Many of us grew up in a world with little or no financial privacy, as financial surveillance became the norm decades ago. Today, Bitcoin is emerging as an alternative to banks — and some see it as a shadowy haven for criminals due to ‘privacy’. Aside from the ignorant notion that privacy is inherently criminal, Bitcoin is a Distributed Ledger Technology (DLT) with a public blockchain. This means that it isn’t private. All transactions occurring on Bitcoin are publicly viewable via block explorers.
A block explorer is a website or app that formats blockchain data in a human-readable fashion.What Bitcoin doesn’t do is collect and store KYC data (which is stolen from financial institutions and used by identity thieves) that links your identity to your transactions. It collects no contact information. To be fair, it isn’t difficult to create new Bitcoin wallets and avoid revealing your transaction history. This article focuses on common privacy pitfalls and how to protect your transaction history.
The stores and service providers that you shop at with Bitcoin might (and often will) collect your personal information and link it to your Bitcoin wallet address. This could turn Bitcoin into a vast surveillance medium if you don’t follow the best practices, which include but are not limited to:
- Avoid reuse of the same wallet address: For security reasons (as well as privacy), the reuse of wallet addresses is inadvisable. From a privacy standpoint, the reuse of wallet addresses means that more of your financial activity is associated with that address. Over time, this address will be associated with your name by every person and organization you have transacted with. They will be able to view your entire transaction history is you use the same address with all of them. This is an easy problem to avoid if you have one of the many wallet apps that generates a new receiving address for you every time you click the wallet’s ‘receive’ or ‘request payment’ button.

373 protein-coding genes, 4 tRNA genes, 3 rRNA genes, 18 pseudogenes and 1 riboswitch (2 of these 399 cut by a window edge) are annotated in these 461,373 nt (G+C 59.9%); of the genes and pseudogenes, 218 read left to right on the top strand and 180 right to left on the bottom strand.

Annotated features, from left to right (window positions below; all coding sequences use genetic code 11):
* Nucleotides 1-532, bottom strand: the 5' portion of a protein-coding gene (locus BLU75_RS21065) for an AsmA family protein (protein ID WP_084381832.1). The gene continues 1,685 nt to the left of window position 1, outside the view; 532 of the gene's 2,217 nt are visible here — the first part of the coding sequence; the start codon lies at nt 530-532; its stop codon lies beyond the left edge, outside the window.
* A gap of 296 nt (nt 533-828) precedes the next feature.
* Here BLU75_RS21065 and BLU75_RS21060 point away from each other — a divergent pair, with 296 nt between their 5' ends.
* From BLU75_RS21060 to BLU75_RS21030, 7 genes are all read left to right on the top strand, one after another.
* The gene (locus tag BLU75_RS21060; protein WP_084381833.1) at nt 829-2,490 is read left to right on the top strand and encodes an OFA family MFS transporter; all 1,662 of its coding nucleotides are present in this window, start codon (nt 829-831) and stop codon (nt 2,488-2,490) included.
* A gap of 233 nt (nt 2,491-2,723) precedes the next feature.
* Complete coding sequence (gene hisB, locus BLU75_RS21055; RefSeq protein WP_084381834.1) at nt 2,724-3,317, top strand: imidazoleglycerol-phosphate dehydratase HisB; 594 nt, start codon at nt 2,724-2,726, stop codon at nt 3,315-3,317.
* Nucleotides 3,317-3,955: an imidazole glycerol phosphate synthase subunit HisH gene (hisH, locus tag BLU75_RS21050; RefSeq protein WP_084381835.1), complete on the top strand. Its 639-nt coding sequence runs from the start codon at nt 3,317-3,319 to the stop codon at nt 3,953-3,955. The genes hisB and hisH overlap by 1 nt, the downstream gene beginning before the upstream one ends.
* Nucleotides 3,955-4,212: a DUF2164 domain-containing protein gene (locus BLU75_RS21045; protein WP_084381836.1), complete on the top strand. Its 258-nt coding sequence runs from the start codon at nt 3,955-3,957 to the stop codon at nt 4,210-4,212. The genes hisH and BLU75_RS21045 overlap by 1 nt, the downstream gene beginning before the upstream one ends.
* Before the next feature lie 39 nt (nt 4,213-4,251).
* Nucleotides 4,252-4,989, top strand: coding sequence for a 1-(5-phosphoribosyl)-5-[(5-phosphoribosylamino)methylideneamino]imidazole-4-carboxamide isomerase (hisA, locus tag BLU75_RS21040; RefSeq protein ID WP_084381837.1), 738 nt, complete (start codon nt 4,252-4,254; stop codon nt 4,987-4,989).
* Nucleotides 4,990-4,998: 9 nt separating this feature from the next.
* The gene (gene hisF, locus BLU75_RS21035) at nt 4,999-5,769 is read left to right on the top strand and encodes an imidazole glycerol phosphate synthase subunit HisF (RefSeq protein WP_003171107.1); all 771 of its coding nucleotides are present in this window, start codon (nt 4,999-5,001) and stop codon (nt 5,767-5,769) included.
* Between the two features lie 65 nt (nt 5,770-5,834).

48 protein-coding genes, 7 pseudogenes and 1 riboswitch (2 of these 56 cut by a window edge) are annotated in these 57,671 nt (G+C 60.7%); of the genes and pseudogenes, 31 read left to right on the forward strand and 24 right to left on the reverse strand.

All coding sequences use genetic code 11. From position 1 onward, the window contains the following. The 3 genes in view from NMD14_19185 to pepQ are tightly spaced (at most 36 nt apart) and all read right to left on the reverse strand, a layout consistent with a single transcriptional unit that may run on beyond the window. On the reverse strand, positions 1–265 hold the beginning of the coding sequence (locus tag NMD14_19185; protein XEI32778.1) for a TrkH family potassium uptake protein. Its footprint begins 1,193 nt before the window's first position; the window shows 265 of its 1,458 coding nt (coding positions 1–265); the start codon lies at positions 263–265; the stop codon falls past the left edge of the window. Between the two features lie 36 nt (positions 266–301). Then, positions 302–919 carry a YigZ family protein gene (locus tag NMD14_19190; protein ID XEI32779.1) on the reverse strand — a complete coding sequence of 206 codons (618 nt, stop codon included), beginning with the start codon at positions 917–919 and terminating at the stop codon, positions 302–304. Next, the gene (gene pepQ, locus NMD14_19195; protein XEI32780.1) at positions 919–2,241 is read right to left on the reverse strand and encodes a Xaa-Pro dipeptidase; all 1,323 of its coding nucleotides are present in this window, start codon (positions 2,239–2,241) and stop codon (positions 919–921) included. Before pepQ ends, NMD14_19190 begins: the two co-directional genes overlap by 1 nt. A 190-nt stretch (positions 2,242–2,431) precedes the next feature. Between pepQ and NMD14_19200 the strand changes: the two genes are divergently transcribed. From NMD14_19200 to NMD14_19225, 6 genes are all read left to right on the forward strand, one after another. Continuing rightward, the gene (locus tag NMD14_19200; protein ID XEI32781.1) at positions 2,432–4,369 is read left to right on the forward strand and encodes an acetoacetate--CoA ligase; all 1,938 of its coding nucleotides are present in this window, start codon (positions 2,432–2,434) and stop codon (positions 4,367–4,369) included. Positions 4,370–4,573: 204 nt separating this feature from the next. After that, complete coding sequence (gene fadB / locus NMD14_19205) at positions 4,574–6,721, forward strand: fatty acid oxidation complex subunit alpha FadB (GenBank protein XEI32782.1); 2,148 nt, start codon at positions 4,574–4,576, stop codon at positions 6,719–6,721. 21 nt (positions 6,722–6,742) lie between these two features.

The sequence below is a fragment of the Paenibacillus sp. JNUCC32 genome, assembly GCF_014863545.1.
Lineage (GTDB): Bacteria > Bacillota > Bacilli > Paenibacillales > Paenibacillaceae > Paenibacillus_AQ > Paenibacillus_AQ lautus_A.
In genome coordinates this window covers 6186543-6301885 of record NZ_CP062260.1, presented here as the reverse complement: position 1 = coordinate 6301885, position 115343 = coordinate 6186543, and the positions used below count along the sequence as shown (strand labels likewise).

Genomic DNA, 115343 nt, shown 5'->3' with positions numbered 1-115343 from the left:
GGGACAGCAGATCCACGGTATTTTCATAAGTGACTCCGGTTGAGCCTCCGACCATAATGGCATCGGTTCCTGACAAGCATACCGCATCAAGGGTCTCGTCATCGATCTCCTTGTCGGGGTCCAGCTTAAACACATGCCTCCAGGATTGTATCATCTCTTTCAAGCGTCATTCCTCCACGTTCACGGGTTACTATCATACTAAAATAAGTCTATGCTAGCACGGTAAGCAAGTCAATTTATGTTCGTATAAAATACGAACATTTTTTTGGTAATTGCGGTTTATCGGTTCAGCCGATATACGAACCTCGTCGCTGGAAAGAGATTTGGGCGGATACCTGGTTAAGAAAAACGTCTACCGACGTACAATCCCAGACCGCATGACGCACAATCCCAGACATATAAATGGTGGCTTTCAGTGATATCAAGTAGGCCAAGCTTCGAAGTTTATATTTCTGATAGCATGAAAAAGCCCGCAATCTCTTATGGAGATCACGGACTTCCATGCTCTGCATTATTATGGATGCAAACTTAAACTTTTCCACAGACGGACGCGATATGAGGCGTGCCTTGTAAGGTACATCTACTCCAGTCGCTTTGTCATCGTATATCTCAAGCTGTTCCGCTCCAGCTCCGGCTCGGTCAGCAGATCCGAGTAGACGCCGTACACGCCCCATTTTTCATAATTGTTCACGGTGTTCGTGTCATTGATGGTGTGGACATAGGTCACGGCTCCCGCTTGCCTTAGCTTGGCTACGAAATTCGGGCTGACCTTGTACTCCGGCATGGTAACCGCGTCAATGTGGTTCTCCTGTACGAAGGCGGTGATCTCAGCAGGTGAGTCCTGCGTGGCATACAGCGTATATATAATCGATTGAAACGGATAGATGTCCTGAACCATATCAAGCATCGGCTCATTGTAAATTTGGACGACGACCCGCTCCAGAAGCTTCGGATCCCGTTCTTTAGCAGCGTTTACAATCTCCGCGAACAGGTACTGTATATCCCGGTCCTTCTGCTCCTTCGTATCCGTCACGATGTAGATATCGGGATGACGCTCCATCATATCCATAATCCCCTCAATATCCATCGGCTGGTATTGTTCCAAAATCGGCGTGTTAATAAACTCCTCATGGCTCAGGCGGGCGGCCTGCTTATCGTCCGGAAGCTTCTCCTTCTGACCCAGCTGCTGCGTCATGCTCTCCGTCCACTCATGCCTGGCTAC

- Avoid using custodian institutions, payment processors, and centralized exchanges for Bitcoin transactions: Considering that centralized exchanges and custodians usually can’t resist selling your data (after associating it with your name and contact information), I wouldn’t trust them not to associate your transactions with your contact info and sell your transaction history. Bitcoin has its own transaction processing system built in, so you don’t need any of the institutions mentioned above!
- Protect your IP address: Your IP address is more unique than your name, and it is visible to every website you visit. Whichever online store you may be buying from is likely collecting that plus your contact information. Use a good VPN to conceal your real IP address. It’s important that you don’t skimp and use a free one (those usually collect and sell your data).
- Protect your e-mail – It’s more unique than your name: For privacy and security reasons (since hackers use leaked emails to log into the sites you visit across the Internet), you should avoid reusing email addresses. This is not the simplest task, but you can sign up for a paid email plan and get several addresses (for example: ProtonMail). You can also have one unimportant address for services you don’t know well or care about, and one or two other emails for the stores you shop at and one only for financial institutions (to avoid cross-linking and hacking). Your e-mail address is more unique than your name and can be used to gather more information about you (if you use that email across multiple services).
- Only send your wallet address to people if they need to pay you. Your wallet address can be looked up in a block explorer to view its transaction history.
- Keep your phone number to yourself – It’s more unique (and more valuable to prying eyes) than your name: Your phone number is a unique identifier that is used to identify you across different apps, websites and services. Many services require it, unfortunately.
All these efforts will go a long way towards protecting your privacy when using Bitcoin. However, privacy coins (for example: Monero and ZCash) are built to protect your privacy. It’s likely that as Bitcoin becomes more mainstream, more people will realize that Bitcoin’s blockchain is public and they’ll start paying attention to privacy.
Further reading: How to create a Bitcoin wallet.